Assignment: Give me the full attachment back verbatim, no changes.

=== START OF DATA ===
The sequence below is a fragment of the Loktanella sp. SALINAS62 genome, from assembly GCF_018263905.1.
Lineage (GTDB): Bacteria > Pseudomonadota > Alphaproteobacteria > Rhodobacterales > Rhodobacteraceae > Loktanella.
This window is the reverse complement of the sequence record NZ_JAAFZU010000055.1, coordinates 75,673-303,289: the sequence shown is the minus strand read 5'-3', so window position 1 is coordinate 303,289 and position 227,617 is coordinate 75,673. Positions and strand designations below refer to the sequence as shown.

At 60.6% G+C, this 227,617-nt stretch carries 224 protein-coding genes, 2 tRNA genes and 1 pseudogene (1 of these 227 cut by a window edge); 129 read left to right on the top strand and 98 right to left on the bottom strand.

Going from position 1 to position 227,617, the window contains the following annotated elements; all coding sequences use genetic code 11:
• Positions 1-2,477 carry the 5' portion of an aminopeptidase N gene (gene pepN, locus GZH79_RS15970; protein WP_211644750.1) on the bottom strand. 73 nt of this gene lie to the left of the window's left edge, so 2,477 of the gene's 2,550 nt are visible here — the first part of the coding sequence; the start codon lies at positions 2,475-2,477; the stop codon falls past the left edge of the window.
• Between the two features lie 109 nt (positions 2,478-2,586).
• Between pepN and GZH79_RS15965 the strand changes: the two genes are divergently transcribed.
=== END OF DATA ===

The sequence below is a fragment of the Loktanella sp. SALINAS62 genome, from assembly GCF_018263905.1.
Lineage (GTDB): Bacteria > Pseudomonadota > Alphaproteobacteria > Rhodobacterales > Rhodobacteraceae > Loktanella.
This window is the reverse complement of the sequence record NZ_JAAFZU010000055.1, coordinates 75,673-303,289: the sequence shown is the minus strand read 5'-3', so window position 1 is coordinate 303,289 and position 227,617 is coordinate 75,673. Positions and strand designations below refer to the sequence as shown.

At 60.6% G+C, this 227,617-nt stretch carries 224 protein-coding genes, 2 tRNA genes and 1 pseudogene (1 of these 227 cut by a window edge); 129 read left to right on the top strand and 98 right to left on the bottom strand.

Going from position 1 to position 227,617, the window contains the following annotated elements; all coding sequences use genetic code 11:
• Positions 1-2,477 carry the 5' portion of an aminopeptidase N gene (gene pepN, locus GZH79_RS15970; protein WP_211644750.1) on the bottom strand. 73 nt of this gene lie to the left of the window's left edge, so 2,477 of the gene's 2,550 nt are visible here — the first part of the coding sequence; the start codon lies at positions 2,475-2,477; the stop codon falls past the left edge of the window.
• Between the two features lie 109 nt (positions 2,478-2,586).
• Between pepN and GZH79_RS15965 the strand changes: the two genes are divergently transcribed.